Suspend Your Disbelief

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Old Friends

Wilkie Collins, 1874 via Wikicommons

Wilkie Collins, 1874 via Wikicommons

Over on the Huffington Post, Cynthia Ellis has a lovely homage to The Woman in White, the 1859 classic of madness, mystery, romance and juicy hints at the supernatural by Wilkie Collins. The Woman in White was first published in serial form, and the reader feels it. The 600+ pages race by with a kind of terminal velocity from the first haunting scene. Ellis brought the book on her Hawaiian vacation, an experience she describes thus:

If you are in Kauai, trapped underwater in a small metal cage being dangled in front of sharks, trying not to stick out your fingers or toes lest your appendages be mistaken for the tempting snacks the boat captain has thrown overboard and you are still wondering what will happen to Marian Halcombe and Count Fosco instead of your life — then you realize you are reading a truly engrossing novel.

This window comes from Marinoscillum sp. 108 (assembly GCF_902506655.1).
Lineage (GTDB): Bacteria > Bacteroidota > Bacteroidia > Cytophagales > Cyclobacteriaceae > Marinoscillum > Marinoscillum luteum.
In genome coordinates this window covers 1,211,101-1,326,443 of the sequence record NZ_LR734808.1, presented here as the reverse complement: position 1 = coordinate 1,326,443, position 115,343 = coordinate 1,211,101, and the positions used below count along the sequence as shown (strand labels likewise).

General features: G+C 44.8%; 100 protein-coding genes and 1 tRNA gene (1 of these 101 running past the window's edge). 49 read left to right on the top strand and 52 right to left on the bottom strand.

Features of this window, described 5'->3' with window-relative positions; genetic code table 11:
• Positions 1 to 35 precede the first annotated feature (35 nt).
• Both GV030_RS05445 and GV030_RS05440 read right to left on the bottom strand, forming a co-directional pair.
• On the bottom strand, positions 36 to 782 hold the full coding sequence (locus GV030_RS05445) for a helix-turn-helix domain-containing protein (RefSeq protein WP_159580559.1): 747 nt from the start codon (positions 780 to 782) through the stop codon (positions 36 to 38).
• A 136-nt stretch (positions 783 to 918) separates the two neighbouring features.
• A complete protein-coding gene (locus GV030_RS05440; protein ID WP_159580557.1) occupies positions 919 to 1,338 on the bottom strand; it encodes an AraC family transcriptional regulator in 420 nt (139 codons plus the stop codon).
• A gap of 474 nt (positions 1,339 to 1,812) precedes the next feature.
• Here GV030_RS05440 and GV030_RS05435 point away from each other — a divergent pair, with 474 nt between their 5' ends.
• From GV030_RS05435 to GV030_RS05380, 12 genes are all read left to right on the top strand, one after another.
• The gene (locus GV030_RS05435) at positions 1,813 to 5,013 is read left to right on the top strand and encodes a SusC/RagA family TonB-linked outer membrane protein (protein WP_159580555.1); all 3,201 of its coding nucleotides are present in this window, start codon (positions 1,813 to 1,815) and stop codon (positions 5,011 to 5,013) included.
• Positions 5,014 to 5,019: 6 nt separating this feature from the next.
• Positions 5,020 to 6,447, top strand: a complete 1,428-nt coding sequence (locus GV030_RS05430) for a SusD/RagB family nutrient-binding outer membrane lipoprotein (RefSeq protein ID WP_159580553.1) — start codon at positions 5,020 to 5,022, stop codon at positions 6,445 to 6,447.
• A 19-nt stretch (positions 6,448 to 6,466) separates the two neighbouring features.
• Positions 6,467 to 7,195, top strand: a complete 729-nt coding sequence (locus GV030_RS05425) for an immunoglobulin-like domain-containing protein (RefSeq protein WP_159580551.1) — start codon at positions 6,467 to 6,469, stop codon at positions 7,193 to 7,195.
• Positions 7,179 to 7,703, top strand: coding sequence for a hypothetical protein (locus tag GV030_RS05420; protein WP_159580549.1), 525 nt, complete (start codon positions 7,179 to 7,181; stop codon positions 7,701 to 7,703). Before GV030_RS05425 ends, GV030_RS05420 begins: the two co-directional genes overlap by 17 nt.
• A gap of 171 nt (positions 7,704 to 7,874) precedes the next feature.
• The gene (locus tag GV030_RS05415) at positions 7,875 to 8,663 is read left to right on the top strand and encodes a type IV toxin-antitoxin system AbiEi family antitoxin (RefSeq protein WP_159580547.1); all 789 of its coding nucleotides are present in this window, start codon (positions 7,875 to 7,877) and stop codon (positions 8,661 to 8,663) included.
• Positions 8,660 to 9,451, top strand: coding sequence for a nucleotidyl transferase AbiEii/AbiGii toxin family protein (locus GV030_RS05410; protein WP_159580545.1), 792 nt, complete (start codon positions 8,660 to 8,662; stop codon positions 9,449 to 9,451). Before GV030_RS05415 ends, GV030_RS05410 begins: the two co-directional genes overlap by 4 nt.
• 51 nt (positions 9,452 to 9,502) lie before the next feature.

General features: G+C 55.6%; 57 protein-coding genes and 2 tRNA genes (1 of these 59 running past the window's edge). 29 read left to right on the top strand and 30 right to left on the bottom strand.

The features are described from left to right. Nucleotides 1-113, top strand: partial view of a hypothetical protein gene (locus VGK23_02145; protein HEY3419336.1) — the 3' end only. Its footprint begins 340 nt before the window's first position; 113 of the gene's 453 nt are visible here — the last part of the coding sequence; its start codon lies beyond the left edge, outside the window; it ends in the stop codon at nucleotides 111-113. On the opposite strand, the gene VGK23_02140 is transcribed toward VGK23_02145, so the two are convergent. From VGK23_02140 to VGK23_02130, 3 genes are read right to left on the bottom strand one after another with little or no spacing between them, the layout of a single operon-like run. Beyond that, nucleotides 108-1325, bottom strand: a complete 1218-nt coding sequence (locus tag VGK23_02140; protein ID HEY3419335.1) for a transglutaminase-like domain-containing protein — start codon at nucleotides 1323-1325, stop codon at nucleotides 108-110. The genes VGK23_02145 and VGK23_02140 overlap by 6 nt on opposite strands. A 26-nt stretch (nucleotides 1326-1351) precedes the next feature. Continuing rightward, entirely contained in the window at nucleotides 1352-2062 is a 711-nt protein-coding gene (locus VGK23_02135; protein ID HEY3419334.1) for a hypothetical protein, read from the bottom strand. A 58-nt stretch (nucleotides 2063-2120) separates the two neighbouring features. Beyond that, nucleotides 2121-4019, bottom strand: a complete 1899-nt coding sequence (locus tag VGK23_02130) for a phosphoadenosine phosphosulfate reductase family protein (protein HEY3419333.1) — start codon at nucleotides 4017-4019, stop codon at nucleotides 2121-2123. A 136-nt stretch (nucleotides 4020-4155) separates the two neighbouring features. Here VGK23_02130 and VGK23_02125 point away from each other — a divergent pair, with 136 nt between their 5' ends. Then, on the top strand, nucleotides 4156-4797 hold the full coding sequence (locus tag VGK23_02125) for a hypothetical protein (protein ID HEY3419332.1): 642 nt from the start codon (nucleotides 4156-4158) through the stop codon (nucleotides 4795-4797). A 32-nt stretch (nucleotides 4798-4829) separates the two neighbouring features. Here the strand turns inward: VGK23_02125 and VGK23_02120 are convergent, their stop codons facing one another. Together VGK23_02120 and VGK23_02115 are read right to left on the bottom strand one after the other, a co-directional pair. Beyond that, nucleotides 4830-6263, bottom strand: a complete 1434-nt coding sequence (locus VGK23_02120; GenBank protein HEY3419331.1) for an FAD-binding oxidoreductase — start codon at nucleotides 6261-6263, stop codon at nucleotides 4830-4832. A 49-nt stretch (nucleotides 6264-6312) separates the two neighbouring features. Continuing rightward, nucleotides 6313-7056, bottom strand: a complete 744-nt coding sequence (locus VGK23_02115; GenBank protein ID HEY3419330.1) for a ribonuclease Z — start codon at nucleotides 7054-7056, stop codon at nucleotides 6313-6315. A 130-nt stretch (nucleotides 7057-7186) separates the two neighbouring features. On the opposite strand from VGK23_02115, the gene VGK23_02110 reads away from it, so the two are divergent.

Many of the writers who have enchanted me over the years were themselves students – and disciples – of a carefully culled personal list of greats. It’s no secret that most writers are born from readers, but I’m always charmed by how differently and widely tastes range, full of quirks and loves stumbled upon by accident.

My friend Erin turned me on to The Woman in White (which I devoured on buses in San Francisco), my Grandfather gave me Zane Grey, and a college professor told me to go out and read everything Shirley Hazzard has written. So many of my favorite books were pressed into my hands by people who simply had never gotten over them. So what books remain fresh and living in your mind, no matter how many years its been since you lost a beach vacation to their seduction?

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